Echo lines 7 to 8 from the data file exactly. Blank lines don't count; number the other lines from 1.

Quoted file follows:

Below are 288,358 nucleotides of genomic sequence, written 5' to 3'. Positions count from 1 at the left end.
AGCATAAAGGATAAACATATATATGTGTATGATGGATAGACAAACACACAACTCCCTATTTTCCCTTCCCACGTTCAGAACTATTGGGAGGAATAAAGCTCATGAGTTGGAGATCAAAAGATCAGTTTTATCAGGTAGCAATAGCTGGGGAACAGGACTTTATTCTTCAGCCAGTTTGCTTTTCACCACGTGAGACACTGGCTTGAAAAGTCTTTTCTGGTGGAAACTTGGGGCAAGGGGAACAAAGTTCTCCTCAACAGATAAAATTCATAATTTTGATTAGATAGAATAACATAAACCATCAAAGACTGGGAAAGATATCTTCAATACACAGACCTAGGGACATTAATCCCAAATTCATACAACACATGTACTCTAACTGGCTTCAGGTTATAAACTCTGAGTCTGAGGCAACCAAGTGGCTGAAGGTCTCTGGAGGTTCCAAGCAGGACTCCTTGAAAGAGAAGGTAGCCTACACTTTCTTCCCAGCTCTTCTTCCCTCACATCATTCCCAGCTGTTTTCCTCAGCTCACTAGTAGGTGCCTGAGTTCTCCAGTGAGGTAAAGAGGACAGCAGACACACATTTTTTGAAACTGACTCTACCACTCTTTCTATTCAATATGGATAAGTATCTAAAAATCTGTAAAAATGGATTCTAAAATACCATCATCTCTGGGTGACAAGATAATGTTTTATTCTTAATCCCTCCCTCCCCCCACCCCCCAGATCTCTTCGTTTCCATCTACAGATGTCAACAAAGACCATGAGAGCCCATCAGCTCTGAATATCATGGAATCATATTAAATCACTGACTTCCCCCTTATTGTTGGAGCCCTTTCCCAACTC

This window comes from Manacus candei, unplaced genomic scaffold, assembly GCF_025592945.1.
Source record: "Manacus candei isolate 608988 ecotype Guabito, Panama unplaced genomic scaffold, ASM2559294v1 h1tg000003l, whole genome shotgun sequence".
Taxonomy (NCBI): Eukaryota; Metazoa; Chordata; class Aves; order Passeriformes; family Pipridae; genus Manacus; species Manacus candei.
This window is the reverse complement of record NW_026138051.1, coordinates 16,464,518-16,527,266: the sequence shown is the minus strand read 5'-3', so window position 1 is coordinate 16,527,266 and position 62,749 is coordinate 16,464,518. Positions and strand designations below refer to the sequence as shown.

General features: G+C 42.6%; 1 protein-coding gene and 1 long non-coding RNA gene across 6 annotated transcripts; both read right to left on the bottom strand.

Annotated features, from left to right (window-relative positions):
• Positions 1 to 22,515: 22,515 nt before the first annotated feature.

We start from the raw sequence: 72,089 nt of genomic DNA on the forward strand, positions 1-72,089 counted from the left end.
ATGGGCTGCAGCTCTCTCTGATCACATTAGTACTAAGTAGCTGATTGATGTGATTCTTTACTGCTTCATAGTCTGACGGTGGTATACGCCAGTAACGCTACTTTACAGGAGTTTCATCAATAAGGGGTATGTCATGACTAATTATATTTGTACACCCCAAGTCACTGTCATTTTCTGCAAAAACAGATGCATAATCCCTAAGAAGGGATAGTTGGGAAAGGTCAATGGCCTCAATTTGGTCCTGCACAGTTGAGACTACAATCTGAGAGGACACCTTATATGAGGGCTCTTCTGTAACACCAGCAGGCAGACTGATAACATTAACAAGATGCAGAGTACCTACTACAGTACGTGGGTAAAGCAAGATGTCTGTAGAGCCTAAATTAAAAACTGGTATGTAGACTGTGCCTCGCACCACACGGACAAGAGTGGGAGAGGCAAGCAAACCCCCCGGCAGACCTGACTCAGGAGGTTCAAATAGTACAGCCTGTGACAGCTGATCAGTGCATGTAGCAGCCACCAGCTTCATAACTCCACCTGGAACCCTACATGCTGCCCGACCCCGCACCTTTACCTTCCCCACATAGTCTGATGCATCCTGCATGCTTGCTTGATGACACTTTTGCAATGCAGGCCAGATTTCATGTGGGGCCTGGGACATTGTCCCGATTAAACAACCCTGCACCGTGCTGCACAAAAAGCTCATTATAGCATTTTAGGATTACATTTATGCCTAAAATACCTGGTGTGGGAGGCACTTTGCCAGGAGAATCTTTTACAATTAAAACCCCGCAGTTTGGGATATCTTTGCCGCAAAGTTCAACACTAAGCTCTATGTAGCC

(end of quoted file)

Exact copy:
General features: G+C 42.6%; 1 protein-coding gene and 1 long non-coding RNA gene across 6 annotated transcripts; both read right to left on the bottom strand.

Annotated features, from left to right (window-relative positions):